Prince Albert, the future George VI, for whom he continued
to assist at the royal pigeon lofts. Under his supervision,
both monarchs bred and raced a clutch of first-class birds.
The birds themselves were not Norfolk natives. The first
royal pigeons came from Belgium, a present to the royal
family in 1886 from the King of the Belgians, Leopold II.
The future Edward VII responded with enthusiasm to this
unusual gift. On a site at Sandringham a few hundred yards
from where his son George would shortly build his loft,
Edward commissioned a small but handsome loft, whose
inmates were supplemented several years later by a second
gift of birds from Belgium.
From the outset, Edward planned to race competitively;
from the outset – a tribute to the quality of bird dispatched
by Leopold – he did so successfully. By 1899, contemporary
newspapers were able to focus on one particularly
outstanding bird, prosaically called 189, which ‘won for the
King the coveted first prize’ in the National Flying Club’s
‘The good bird… flew from Lerwick to Sandringham, a
distance of 510 miles, 1,705 yards, at an average rate of
1,307 yards per minute… Many a pulse beat strongly with
loyal gladness when it was flashed along the wires that 189
had come in first, and nobody was more pleased than…
King Edward VII himself,’ reported one newspaper.
ROYAL COLLECTION TRUST/© HM QUEEN ELIZABETH II 2014
George V’s pigeons were bred from the same
Belgian breeding stock as those of his father. In
George’s two-storey loft, the ground floor housed
Belgian birds kept for breeding purposes, while
the upper floor housed birds in training for
racing and homing; in time its walls were hung
with certificates and prize citations.
Walter Jones evidently knew his business:
George’s alias was rumbled and his pigeons soon
acquired the same prestige as those of his father,
despite the latter’s seven-year head start. In 1901,
pigeons belonging to Edward VII came first and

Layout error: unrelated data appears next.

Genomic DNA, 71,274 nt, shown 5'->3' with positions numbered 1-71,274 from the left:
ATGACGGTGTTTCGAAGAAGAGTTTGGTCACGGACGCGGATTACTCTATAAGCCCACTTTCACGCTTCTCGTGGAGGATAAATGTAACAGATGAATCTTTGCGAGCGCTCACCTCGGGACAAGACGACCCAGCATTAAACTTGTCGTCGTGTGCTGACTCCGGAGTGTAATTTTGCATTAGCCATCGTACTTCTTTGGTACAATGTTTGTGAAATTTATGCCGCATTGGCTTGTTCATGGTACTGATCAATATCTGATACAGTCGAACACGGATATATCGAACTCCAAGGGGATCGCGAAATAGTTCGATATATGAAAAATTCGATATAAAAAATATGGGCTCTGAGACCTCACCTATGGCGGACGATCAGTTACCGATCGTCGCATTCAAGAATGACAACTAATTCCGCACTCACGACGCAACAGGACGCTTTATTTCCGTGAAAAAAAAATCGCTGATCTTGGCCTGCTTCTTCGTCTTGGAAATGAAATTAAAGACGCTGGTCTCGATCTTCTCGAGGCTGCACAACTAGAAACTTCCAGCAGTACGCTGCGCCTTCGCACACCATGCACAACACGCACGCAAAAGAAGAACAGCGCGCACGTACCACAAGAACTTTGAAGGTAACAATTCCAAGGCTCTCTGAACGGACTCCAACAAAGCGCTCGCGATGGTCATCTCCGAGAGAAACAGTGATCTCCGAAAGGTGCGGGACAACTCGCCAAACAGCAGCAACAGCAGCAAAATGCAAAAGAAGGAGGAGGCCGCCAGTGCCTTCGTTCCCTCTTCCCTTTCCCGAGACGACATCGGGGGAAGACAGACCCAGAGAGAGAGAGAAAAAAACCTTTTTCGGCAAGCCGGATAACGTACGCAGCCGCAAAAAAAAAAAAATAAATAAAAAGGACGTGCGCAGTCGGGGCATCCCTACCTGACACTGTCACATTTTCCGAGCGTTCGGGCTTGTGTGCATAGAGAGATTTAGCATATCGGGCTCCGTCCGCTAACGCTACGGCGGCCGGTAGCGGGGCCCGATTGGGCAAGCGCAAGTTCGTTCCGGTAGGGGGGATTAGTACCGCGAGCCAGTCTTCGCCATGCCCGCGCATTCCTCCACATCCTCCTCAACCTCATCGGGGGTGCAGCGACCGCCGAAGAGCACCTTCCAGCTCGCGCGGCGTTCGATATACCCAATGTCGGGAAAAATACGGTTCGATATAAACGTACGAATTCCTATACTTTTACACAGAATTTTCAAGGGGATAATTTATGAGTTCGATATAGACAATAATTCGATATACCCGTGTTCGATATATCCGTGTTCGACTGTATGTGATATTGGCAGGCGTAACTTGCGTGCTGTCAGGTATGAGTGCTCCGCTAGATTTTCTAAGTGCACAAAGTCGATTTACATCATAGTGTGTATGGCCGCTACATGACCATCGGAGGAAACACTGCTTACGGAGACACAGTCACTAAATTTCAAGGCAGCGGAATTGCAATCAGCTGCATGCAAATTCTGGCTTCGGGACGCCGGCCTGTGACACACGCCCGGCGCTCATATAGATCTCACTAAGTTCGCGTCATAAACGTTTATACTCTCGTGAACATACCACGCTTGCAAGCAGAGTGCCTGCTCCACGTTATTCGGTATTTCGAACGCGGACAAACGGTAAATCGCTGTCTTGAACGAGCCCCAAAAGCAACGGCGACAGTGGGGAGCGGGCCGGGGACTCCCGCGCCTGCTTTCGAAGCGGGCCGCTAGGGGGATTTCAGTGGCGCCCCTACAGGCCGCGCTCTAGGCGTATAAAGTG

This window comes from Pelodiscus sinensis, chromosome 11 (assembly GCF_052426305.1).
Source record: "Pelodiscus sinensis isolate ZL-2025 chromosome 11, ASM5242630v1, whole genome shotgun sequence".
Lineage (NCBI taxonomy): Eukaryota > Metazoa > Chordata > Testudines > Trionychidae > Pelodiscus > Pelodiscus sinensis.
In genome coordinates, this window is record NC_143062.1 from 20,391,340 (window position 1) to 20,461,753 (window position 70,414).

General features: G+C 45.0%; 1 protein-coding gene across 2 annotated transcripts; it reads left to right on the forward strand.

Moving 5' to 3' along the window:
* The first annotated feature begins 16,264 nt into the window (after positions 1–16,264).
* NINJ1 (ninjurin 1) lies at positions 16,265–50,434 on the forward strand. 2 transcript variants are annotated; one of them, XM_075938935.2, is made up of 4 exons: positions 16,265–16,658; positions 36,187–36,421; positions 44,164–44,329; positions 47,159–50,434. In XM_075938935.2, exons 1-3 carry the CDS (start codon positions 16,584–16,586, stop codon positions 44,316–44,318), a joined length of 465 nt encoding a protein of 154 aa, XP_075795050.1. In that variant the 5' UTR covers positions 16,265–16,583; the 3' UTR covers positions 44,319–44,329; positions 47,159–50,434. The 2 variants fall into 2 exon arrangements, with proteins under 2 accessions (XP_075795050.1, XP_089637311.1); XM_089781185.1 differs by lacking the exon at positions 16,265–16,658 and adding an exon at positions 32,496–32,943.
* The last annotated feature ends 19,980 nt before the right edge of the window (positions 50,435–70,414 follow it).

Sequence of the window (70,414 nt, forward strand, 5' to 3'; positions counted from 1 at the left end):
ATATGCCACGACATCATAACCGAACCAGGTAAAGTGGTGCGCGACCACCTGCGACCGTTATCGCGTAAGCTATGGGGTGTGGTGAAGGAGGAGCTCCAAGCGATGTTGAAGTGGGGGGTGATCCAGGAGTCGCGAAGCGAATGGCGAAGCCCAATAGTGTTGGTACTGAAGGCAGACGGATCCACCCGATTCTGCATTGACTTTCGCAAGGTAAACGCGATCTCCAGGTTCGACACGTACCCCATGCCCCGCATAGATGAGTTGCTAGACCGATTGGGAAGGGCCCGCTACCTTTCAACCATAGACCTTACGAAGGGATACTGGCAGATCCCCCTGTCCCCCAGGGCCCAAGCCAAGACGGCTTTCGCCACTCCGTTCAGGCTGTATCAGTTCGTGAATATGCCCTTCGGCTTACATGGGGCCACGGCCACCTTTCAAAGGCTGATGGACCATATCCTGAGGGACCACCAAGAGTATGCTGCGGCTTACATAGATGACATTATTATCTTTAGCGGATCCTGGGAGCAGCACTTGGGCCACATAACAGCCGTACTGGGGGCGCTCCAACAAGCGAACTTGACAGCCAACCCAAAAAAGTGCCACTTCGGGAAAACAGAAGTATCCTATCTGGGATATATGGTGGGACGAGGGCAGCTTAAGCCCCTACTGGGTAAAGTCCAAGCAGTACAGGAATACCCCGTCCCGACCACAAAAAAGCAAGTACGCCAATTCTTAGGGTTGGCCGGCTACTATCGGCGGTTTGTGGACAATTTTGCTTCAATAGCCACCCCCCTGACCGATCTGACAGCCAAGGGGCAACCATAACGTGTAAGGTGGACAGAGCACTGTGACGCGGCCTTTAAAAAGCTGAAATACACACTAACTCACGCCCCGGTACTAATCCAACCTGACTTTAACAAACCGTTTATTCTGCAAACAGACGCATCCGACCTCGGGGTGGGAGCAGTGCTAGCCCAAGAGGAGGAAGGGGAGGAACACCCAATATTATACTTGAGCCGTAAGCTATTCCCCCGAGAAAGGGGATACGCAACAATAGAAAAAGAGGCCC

third in the Grand National organised by the
National Flying Club. The bird that came in
fourth belonged to the King’s son, George.
George’s interest in pigeons subsequently
embraced the birds’ usefulness in time of war.
The War Office co-opted a number of civilian
pigeon lofts during the First World War to form
the Army Pigeon Service, an initiative that used
carrier pigeons to convey important messages to
and from the front. George himself donated royal
birds to this service, as would George VI during
the following war.
Lieutenant-Colonel A H Osman
became an early recipient of the
newly introduced OBE, when
George invested him with the
honour in acknowledgement of his
wartime work with the Army
Pigeon Service. In 1945, Royal
Blue, a pigeon belonging to
George VI, was awarded a Dickin
Medal for Gallantry for its role in
reporting a lost aircraft.
Happily, Elizabeth II’s reign has
not demanded such endeavours by
inmates of the royal pigeon lofts.
Instead, the Queen has donated a
number of royal birds to charitable
auctions, from causes as diverse as
research into pigeon fancier’s lung
(a condition like asbestosis) to
raising funds for a monument to
animals killed in war.
With thanks to the Royal Pigeon
Racing Association, www.rpra.org, for
their help with the illustrations.
Matthew Dennison is the author
of ‘Queen Victoria: A Life of
Contradictions’ published by Collins
(see page 57).